Support for South Korea property tax to curb soaring prices rises
Supporters of the hike say South Korea’s tax is small – ratio of real estate property tax to GDP is 0.8pc against 1.1pc average for OECD member countries
While the South Korean government is expected to discuss raising property taxes at a special committee, it won't be easy to reach a consensus as resistance by taxpayers will be inevitable.
Strategy and Finance Minister Kim Dong-yeon recently said a special committee on fiscal reform would be launched soon to examine overall tax policies of the Moon Jae-in administration. Based on a tax reform plan, the committee will also set up long-term guidelines for fiscal policies. The liberal administration is likely to increase fiscal spending, especially to tackle the country's low birth rate and expand overall social welfare spending.
The committee is getting the spotlight as it is expected to discuss raising property taxes.
Those who support the property tax hike say that the tax is small here compared with other Organisation for Economic Cooperation and Development (OECD) member countries. The ratio of real estate property tax to gross domestic product (GDP) stands at 0.8 per cent in South Korea, which is lower than the 1.1 per cent OECD member average. President Moon has also argued in his book that it should be raised to the average OECD level.
Experts generally agree that the property tax burden is lighter in South Korea, compared with other developed countries. According to Lee Sun-hwa, a researcher at the Korea Institute of Local Finance, the effective property holding tax rate stands at 0.156 per cent, which is only one third of the average 0.435 per cent of 13 OECD member countries. The effective holding tax rate measures the ratio of property tax to the total market capitalisation of real estate properties possessed by the private sector.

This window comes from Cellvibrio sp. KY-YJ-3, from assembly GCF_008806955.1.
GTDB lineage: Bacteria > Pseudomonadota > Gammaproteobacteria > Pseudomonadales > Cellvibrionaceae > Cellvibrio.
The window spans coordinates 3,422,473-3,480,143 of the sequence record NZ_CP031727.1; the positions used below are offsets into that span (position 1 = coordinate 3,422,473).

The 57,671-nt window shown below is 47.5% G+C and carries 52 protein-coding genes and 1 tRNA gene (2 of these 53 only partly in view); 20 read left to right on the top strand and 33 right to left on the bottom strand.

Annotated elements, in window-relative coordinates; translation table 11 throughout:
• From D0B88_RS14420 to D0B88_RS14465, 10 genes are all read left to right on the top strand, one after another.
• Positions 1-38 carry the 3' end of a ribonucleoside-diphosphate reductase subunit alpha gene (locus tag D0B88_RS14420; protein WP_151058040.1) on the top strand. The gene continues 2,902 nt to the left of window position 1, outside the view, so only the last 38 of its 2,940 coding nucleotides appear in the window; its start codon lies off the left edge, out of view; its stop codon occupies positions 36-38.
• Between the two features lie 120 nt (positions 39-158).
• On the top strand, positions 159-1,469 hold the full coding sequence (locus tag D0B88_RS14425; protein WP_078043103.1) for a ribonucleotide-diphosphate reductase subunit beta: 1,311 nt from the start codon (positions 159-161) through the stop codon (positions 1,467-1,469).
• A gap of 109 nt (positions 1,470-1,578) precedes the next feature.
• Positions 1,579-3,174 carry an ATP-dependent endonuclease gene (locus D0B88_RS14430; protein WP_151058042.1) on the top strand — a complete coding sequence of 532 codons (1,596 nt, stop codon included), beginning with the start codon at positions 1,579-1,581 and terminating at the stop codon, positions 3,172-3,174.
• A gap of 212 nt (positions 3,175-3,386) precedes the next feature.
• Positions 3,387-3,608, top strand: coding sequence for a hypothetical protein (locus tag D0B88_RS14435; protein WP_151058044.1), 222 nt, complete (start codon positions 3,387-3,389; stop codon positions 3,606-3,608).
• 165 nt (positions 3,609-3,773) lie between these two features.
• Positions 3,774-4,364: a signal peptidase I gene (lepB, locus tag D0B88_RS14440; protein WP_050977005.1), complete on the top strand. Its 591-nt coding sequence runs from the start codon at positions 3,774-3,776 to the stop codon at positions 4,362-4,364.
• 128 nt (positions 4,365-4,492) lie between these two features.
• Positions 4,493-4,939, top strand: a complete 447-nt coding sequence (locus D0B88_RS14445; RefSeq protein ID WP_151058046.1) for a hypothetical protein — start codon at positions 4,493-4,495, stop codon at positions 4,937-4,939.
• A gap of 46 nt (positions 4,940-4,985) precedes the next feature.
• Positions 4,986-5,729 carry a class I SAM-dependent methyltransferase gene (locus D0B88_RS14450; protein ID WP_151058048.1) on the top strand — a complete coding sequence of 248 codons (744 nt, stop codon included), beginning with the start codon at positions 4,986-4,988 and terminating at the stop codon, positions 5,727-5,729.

Voices supporting a property tax hike have increased following a steep hike of apartment prices, especially in the upscale southern districts of Seoul. According to market information provider Real Estate 114, apartment prices in Gangnam-gu averaged 43.26 million won (US$40,365) per 3.3 square meters as of February, jumping 12.5 per cent from last July when it averaged 38.44 million won. An analysis on the housing market trend data by KB Kookmin Bank showed that apartment prices of 11 southern districts rose 42 per cent during the past four years.
However, the administration is cautious as any tax hike could discourage voters. The former Roh Moo-hyun administration, whose ideology has been inherited by the current administration, had raised the tax steeply by introducing a “comprehensive real estate tax”, but it faced criticism that it was throwing “tax bombs” at homeowners.
Market watchers say that the government should raise the “official” value of real estate first. The government uses these officially appraised values for taxation, but they reflect only part of the market price.
“The official value of apartments in Seoul used by the government stood at only 66.5 per cent of their real prices. They are seriously compromising justice in taxation,” said Professor Jeong Se-eun at Chungnam National University.
While South Korea's property holding tax is low compared with other countries, experts say the government should consider lowering the real estate transaction tax. According to Lee, the effective real estate transaction tax rate is 0.21 per cent, nearly double the average 0.113 per cent of nine OECD member countries whose data were available.
Fundamentally, there won't be real estate speculation if there are better investment tools. “The government should make efforts to get excess liquidity in the real estate market to flow into more productive sectors,” said Kim Cheon-gu, a senior researcher at the Hyundai Research Institute.